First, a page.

Martin Vishnick

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About me: 

As a classical guitarist I have given solo recitals and concerts with small ensembles at major venues in London and the Home Counties. As soloist concert tours around Ireland, Germany and the Netherlands, debut concerts at the Wigmore Hall and Purcell room where way back in 1981.
Concert work has taken me all round the world promoting the commissioned albums - Viva, Classic Guitars by Starlight and Flamenco.
I also work as a composer of concert, media, electro-acoustic and theatre music. Currently, finishing studies for a higher research music degree in composition and pedagogy at City University; Mphil with Simon Emmerson and now PhD with Denis Smalley. The research project is the production of a contemporary Guitar Treatise based on the morphology of guitar sounds.

Audio Samples: 

Mp3 more info: 

Guitar Morphology demo. Extracts from longer pieces drawn together to give an audible idea of my work. My Guitar Treatise (recent research) is intended to develop a contemporary sound language for the instrument, and provide guitarists and composers with a comprehensive sound repertory for compositions and improvisation, based on extended techniques that comprise both developments of existing techniques and techniques invented by the author. In Volume 1, the archetypal morphology of guitar sound – the attack/resonance – is discussed, and this forms the basis for classifying the techniques natural and multiphonic harmonics, snap pizzicato (long), soundhole resonances, bi-tone tapping (long), and mute tapping (long). The techniques bottleneck, snap pizzicato, cross stroke, ‘snare drum’, rapid mute, bi-tone tapping, mute tapping, and pinch mute can be regarded as variants or extensions of the archetypal morphology. Detailed guidance on the execution of the techniques is provided, accompanied by sound examples, and video demonstrations. Where necessary the techniques are discussed in relation to existing practice.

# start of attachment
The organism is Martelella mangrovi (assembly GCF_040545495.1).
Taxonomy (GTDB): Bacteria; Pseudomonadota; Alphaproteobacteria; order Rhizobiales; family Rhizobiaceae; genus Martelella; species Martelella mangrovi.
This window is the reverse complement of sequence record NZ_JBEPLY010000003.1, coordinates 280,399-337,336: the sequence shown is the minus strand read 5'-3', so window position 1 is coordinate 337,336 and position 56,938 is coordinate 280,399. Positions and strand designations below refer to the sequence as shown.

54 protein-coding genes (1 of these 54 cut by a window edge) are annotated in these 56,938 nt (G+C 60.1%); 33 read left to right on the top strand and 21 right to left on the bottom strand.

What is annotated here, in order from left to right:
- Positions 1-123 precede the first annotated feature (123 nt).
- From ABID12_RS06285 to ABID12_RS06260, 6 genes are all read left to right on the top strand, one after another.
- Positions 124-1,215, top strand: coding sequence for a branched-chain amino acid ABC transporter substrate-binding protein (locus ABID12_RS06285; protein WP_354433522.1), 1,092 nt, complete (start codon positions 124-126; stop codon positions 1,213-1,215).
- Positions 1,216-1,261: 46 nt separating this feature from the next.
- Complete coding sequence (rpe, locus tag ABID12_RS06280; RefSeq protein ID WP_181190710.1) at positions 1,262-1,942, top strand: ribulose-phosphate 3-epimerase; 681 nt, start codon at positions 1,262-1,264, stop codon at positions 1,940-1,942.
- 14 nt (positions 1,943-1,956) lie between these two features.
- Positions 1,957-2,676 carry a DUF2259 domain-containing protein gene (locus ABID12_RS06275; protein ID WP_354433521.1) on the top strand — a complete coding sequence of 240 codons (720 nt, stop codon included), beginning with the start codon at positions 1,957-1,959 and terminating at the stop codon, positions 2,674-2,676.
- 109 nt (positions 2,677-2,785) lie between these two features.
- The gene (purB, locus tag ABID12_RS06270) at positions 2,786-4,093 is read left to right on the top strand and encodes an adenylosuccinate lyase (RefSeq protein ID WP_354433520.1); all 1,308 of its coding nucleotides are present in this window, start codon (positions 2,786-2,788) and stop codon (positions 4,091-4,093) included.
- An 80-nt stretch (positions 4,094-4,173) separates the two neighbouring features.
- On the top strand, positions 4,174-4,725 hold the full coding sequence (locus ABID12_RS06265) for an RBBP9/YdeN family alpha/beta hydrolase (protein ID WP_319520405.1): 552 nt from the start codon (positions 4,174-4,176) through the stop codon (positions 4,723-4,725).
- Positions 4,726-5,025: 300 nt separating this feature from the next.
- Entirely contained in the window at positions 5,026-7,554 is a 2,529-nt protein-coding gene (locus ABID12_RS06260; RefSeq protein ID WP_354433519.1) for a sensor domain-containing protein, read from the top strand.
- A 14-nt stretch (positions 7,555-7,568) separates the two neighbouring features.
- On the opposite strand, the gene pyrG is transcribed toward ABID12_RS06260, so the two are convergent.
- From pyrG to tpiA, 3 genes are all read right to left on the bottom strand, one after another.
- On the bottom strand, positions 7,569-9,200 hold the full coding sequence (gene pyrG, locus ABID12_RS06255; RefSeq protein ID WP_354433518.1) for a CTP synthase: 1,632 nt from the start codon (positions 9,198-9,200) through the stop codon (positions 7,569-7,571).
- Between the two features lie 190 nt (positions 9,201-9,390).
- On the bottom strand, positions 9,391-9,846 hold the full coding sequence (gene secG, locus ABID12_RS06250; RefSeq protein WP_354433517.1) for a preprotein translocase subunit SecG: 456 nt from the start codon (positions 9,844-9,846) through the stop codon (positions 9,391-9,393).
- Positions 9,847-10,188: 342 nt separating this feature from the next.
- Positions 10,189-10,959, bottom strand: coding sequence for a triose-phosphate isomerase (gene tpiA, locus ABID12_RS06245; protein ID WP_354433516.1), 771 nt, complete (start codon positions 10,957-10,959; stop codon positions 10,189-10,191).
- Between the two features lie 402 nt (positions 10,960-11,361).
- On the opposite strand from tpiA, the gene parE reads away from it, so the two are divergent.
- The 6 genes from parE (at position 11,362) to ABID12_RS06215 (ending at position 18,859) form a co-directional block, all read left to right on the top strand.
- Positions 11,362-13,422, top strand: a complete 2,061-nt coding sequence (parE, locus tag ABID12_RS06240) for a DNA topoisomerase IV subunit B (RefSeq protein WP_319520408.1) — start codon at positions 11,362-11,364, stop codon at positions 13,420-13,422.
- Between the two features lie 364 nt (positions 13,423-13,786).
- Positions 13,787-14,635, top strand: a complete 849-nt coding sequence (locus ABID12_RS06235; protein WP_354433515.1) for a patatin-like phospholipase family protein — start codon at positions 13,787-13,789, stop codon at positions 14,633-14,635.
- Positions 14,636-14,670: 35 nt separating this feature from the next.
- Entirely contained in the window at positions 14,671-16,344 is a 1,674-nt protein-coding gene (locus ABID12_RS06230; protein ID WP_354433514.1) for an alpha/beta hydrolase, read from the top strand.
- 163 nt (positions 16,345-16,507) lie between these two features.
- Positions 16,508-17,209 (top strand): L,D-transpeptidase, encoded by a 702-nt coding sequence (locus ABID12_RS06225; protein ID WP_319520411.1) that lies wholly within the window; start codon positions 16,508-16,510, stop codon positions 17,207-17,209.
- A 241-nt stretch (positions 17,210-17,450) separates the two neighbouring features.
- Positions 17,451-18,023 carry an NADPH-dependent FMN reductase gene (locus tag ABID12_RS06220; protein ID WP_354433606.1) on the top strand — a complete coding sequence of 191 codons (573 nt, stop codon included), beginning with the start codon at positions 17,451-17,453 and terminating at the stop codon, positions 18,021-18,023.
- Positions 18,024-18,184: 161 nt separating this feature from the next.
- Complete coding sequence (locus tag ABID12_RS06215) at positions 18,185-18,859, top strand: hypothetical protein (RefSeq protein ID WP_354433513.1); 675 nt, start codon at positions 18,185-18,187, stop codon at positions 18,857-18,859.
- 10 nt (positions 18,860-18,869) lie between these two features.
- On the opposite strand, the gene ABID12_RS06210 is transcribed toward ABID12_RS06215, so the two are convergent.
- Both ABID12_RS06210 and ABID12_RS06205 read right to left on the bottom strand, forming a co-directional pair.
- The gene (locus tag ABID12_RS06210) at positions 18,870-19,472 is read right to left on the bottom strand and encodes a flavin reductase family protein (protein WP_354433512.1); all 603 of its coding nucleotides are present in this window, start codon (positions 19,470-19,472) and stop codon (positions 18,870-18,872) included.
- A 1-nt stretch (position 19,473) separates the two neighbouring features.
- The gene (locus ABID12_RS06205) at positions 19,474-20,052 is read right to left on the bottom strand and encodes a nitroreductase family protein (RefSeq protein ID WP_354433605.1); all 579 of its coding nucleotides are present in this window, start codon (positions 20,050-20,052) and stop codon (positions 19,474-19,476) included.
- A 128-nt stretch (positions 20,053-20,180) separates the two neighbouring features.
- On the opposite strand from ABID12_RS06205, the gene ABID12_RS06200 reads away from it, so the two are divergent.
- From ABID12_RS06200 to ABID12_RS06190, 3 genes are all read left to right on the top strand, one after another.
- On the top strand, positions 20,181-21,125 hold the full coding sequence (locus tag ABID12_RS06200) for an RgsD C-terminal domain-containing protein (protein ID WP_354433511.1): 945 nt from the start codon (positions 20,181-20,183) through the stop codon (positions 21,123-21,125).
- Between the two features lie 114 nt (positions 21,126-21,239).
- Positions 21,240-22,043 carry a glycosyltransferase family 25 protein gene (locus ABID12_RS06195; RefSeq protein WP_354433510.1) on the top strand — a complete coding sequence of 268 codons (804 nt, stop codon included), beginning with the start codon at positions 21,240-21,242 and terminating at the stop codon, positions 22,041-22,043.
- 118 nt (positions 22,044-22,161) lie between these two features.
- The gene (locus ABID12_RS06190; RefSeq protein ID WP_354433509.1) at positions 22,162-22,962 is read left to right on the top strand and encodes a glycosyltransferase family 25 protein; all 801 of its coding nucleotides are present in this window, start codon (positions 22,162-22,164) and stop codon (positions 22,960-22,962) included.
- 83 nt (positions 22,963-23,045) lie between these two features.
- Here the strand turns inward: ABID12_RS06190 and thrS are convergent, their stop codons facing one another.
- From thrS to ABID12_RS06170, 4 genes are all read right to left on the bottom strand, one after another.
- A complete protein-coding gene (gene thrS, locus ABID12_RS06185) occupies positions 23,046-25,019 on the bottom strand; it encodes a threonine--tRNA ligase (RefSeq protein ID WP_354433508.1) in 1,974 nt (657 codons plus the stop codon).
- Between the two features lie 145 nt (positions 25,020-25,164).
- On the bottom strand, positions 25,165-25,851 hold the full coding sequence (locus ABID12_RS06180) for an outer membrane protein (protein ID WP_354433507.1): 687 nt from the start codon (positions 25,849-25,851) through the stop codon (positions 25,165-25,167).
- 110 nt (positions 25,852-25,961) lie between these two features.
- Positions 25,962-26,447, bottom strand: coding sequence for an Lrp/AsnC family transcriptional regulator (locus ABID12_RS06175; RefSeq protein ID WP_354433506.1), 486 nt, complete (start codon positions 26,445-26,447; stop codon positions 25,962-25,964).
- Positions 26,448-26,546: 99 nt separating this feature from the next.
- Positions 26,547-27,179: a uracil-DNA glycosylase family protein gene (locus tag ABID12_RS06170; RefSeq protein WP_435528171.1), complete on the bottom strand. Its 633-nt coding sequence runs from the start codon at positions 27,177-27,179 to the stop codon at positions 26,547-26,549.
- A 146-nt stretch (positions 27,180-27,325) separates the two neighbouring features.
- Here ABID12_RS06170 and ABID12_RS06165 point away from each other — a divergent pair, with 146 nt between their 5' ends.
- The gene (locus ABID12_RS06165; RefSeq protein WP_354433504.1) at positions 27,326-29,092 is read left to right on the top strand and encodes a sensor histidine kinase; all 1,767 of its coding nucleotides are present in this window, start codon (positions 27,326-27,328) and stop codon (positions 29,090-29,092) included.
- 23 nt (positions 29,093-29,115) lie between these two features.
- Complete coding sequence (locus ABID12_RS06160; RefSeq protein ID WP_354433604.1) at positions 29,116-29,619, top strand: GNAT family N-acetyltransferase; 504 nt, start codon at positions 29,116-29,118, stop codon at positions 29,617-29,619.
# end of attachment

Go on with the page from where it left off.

Volume Two comprises two sets of exercises, which explore the musical potential of the techniques, both through the juxtaposing and the merging of morphologies. The first twenty-eight exercises focus on individual techniques, while techniques are combined in the remaining five exercises.
The concluding section is concerned with the use of amplification in performance, and further ideas are proposed for expanding morphological combinations.